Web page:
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Lessons from Three of the Best VFX Films of the 2000s

Lessons from Three of the Best VFX Films of the 2000s

From the smallest projects to the largest, these films present a masterclass on improving your craft.

There are a few aspects of film and entertainment as polarizing as visual effects. CG, in particular, is two letters which leave either a sense of awe and wonder in the viewer's eyes or a taste of disgust in their mouth as they question, “why didn’t they do it practically?”

With many directors and films flaunting their use of on-set effects as a more pure approach to storytelling, CG is increasingly seen as a cheap and overdone trick. Action blockbusters dominate the box office and double down on this sentiment with shallow characters and one-dimensional storylines.
People within the industry have said for years, however, that good CG is a product of good movies. With a strong story, strong direction, and a purpose, computer-generated effects have transported audiences to new worlds, brought them face-to-face with incredible creatures and characters, and captured their imaginations in ways that could never be possible outside of the digital realm.

The following films are heralded for their VFX as a crucial storytelling element, not just a summation of polygons and pixels. The artists involved found specific anchors within narrative, character, setting, and more to inject meaning and purpose into every shot.

1. Blade Runner 2049 

Blade Runner 2049 is the poster child for good CG and visual effects in the 21st century. Not only did the artists at Framestore, Digital Domain, and several other companies display the cutting edge of effects technology, they seamlessly appended to the world of Ridley Scott’s classic. 

The strongest example of this careful and measured approach can be seen in the cityscapes of 2049’s cyberpunk metropolis. With modern tools capable of near infinite detail, the artists of 2049 could have easily taken it to the next level by going bigger, brighter, and flashier at every turn. Instead, they looked directly to the dark and murky scenes produced by the original’s optical printing team and adapted that style to fit the next chapter of BladeRunner lore.

This film is a marvel of preparation. The artists, so engrossed in the source material, show how one can strike a perfect balance between faith towards and making use of VFX evolution.

2. Ex Machina

Ex Machina is a hauntingly subtle film. Its slow, almost nonchalant, burn is a tool for building suspense and questioning from the audience. All the while, you’re so sucked into the screen that you start to forget what you’re watching is just as much a marvel of CG as it is storytelling.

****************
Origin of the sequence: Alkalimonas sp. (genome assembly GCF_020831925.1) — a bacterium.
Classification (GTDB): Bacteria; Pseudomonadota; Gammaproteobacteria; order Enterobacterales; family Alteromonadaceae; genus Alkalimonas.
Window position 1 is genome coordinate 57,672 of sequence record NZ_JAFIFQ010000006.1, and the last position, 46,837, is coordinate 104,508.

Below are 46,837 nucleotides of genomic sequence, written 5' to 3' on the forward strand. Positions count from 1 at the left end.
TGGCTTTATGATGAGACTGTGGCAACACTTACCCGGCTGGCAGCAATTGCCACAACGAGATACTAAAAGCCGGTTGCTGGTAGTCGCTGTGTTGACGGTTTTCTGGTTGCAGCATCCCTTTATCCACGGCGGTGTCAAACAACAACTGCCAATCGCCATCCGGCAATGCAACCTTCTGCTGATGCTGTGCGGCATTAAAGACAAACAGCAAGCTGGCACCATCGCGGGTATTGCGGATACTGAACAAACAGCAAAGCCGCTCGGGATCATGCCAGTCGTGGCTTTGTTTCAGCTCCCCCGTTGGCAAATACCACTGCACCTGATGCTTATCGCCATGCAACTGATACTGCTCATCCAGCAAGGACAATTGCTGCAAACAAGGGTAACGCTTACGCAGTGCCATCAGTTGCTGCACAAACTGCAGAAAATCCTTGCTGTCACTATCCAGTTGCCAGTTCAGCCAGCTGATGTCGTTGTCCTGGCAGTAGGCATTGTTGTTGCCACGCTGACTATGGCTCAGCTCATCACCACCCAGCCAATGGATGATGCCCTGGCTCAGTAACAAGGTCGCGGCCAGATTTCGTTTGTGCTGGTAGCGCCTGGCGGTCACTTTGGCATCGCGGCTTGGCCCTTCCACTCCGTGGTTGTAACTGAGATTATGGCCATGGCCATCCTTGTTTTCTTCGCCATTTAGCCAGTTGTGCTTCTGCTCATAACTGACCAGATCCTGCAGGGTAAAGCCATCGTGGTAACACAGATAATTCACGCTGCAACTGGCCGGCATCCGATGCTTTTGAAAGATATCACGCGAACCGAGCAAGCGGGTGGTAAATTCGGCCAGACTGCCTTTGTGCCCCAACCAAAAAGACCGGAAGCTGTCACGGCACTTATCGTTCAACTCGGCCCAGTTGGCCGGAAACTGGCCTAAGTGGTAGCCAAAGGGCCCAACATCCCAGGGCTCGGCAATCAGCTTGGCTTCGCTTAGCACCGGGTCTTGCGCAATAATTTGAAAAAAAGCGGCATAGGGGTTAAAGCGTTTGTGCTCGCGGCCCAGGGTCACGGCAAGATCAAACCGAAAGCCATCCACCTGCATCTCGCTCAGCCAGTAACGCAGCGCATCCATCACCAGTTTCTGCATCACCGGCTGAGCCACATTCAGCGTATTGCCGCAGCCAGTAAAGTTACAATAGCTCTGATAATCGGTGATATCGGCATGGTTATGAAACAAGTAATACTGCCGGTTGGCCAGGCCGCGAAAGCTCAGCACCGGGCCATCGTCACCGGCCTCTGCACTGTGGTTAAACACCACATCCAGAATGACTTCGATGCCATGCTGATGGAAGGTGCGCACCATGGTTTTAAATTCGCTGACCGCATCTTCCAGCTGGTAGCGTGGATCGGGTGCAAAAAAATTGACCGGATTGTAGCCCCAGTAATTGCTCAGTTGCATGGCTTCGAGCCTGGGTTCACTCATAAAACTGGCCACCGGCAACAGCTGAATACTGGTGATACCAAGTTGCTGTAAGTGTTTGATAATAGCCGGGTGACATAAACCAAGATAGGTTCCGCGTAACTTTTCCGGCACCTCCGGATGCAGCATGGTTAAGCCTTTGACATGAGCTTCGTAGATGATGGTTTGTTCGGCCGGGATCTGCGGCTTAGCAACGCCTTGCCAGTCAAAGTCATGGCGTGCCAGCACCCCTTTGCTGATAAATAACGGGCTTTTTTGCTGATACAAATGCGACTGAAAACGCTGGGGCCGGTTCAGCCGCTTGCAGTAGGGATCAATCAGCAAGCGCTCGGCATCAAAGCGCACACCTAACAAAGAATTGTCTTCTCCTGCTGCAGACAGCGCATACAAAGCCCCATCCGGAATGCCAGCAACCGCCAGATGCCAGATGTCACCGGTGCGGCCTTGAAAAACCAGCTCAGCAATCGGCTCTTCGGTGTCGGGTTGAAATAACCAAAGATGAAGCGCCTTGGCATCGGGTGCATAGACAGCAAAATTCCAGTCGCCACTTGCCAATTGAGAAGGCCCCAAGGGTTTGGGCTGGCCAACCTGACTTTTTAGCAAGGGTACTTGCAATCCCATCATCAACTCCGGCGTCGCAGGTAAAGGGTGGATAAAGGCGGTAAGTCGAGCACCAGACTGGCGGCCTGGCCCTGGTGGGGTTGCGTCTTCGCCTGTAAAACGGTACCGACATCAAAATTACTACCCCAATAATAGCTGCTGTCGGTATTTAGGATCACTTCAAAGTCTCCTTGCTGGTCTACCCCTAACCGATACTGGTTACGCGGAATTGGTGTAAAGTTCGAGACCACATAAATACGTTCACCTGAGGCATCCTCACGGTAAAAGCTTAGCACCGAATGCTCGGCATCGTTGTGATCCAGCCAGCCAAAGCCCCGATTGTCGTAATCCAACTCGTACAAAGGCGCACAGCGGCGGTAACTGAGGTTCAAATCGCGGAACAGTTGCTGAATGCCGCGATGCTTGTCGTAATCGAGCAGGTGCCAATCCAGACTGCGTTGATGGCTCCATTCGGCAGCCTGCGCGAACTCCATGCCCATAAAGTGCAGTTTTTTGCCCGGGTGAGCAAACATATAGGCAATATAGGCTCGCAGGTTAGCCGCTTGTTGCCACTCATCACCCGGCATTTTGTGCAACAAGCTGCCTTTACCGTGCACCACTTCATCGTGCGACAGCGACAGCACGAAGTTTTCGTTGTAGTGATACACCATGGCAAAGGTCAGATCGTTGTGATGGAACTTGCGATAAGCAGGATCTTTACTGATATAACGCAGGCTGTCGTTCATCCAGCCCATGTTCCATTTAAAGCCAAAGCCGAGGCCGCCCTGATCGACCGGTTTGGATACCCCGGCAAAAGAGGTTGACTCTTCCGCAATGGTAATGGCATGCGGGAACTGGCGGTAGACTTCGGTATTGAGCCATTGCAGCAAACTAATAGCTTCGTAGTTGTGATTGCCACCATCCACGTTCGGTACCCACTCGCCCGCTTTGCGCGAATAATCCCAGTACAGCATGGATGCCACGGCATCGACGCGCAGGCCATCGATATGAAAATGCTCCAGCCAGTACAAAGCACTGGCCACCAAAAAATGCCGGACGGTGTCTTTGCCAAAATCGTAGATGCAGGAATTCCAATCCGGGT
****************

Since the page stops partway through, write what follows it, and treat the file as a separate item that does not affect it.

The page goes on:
At the center of it all is Ava, the humanoid robot—a mosaic of live action performance and skin alongside digital and translucent bionics. The beauty of Double Negative’s Oscar award-winning work is that the art itself imitates the questions begged by the film: where is the line between machine and human? With such a strong and simple theme anchored by a tight cast of characters, Ex Machina teaches us that good CG is guided by the story first.

Though it’s clear that Ava’s pulsating blue heart is the work of a digital artist, all of the magic tricks outside of her own appearance are nearly seamless. The second lesson from Ex Machina is that a little bit goes a long way. Whether it’s Ava’s subtle interactions with the environment, or even (spoiler alert) the blood running down lead villain Nathan’s stomach, the audience isn’t left questioning what is real: they simply don’t care.

3. Children of Men

In filmmaking, the largest and most obvious moments are just as important as the subtle and seemingly unnoticed ones. The film Children of Men takes this philosophy to a new level with its bleak futuristic world building, incredible cinematography, and end-to-end usage of CG and visual effects techniques. 

Children of Men is a stunning achievement, but frankly its approach is unforgiving for the artist. Praised for it’s edge-to-edge filmmaking, Children of Men’s story unfolds largely in the background. From every street sign and car in the corner of every shot, the state of the world and characters are reflected. This film is proof that the audience can take in every bit of the frame. Master this technique, and true immersion can be achieved. 

Sure, many films and even modern television shows match the scale of Children of Men—set extensions, billboard, sign, and sky replacement—these are common concepts. But this film turns it to eleven, puts it on a moving camera, puts that on a car, and rolls for about three minutes without stopping.
These movies are just three selections from a massive catalog of incredible visual effects. As you plug away at your station, remember the greats that came before you. Though the effects industry relies heavily on innovation and forward momentum, the next time you’re at the movies finish your popcorn while the credits roll.
    
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